Putting money in the right place

Photo+courtesy+of+flikr+via+Creative+Commons+

Photo courtesy of flikr via Creative Commons

Ryan Powell, Author

Christmas and the time of gift-giving is finally coming to a close. Along with presents from family members, many kids often find their stockings and wallets full of a little extra cash following the holiday season. A main problem for people is not knowing what to do with this extra money, often causing it to go to waste. With a little guidance, people can find more ways to get the biggest bang for their buck.

Being completely honest, many students claim the bank is not very friendly with high school students. The trip to the bank to get money out is usually a big enough inconvenience in itself, with not having freedom to take money out when it could possibly really be needed. Needing to show up to the bank with a parent in order to make a withdrawal is another problem for many busy families, a result of minors’ accounts being overridden by parental accounts. Interest barely adds any value to what would be going in anyways, and with the already normally small sizes of deposits for students, the interest would maybe end up covering the gas to drive to go withdraw it. Not putting any money in the bank may not be the best idea, but it may be a better idea to simply keep money at an easier access than immediately rushing to the bank.

“I hate putting money in the bank. Sure, I’m not as quick to spend it, but when I really need it, it‘s a large inconvenience,” states Battlefield junior Carter Lawler. “I’ll make my babysitting money, put it in the bank, and will not see it again for years to come.”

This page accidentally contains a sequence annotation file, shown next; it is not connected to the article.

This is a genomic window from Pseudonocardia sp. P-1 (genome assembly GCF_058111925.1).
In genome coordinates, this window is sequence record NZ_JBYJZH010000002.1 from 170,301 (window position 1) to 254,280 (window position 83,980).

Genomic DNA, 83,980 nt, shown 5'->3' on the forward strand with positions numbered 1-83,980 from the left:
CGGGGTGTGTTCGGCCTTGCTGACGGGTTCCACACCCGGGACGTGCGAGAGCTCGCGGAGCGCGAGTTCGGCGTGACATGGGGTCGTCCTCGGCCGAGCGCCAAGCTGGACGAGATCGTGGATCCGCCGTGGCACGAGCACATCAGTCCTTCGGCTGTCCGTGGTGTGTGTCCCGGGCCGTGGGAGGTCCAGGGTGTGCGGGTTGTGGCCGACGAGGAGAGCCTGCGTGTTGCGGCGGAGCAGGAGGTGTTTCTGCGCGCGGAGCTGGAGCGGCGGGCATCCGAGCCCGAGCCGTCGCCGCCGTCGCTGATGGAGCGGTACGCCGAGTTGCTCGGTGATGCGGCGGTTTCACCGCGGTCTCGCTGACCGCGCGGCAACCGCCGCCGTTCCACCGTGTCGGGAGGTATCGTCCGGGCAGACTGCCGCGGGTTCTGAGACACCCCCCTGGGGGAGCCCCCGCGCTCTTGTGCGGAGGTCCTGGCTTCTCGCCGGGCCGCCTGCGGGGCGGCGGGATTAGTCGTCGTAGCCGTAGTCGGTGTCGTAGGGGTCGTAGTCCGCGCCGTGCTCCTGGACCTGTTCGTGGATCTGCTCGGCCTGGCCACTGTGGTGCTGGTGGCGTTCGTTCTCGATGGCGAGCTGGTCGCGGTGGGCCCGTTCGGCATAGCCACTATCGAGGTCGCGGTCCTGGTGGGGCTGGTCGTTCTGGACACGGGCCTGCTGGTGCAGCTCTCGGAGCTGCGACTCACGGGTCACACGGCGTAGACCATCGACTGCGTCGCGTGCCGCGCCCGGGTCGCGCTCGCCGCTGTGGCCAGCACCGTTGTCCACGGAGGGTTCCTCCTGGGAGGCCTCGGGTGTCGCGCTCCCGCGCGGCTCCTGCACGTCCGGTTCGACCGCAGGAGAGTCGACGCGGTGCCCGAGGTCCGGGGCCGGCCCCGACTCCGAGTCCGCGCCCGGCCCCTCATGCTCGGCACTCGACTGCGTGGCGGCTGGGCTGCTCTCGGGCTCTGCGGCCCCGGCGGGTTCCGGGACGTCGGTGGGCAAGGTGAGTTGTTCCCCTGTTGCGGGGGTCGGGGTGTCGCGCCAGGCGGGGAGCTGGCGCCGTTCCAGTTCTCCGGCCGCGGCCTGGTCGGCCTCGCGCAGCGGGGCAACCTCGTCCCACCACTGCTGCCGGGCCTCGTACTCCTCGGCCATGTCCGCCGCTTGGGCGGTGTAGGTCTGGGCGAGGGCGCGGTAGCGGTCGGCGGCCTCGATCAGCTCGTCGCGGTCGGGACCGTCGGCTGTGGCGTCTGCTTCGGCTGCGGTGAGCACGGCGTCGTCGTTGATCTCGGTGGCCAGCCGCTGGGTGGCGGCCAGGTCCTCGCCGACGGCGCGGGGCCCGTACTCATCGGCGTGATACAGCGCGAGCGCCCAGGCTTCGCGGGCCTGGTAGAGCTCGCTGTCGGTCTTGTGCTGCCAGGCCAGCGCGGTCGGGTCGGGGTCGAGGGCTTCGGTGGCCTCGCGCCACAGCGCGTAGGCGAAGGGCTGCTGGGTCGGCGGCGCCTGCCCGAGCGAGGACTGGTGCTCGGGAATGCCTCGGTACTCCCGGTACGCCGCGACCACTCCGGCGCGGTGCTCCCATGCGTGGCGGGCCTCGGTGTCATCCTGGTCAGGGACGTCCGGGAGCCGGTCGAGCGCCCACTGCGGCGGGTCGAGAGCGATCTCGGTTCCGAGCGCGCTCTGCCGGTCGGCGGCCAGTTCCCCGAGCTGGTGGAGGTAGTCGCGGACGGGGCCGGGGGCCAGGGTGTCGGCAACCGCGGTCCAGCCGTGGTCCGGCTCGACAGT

Lawler brings up a good point: not being too quick to spend money. In agreeance with Lawler is Queenoffree.net, a website proud in doing their part to keep money in the pockets of their readers. Queenoffree.net states that it is important to only “buy something you truly need.” A big problem even for adults is not being able to distinguish “want” from “need”, often allowing our impulsivity to override our common sense. While a fourth American Eagle sweatshirt may feel like a good purchase, making sure one’s shoes are not plentiful with holes, or simply saving the money, would be a little more practical.

Junior Casey Picard shares good reason to why it is a good idea to be smart with purchases. Since she has had a reliable job as a high school student for quite some time, she has learned to manage her money. Picard believes it is a good idea to make sure that her purchase will be worth her money.

“It is important to me to not waste my money, so I’m sure to buy something more reliable that will last me a long time rather than something that will not be of use for very long,” says Picard. “I am much more likely to save my money for a computer that will last me years to come instead of a handbag that will be outdated next month.”

USA Today gives probably the best advice for not just the high school years, but also general life rule: “spend a little, save a lot.” Getting a lot of money these holidays may be exciting and it may be tempting to spend it sooner rather than later, but when March comes and resorting to asking parents for a loan is the only way to be able to get Chipotle after school, regret for the poor purchases made with the money is sure to come. It is important to remember that is okay to indulge in oneself every once in awhile, but to not let this become a habit and to always be smart with purchases.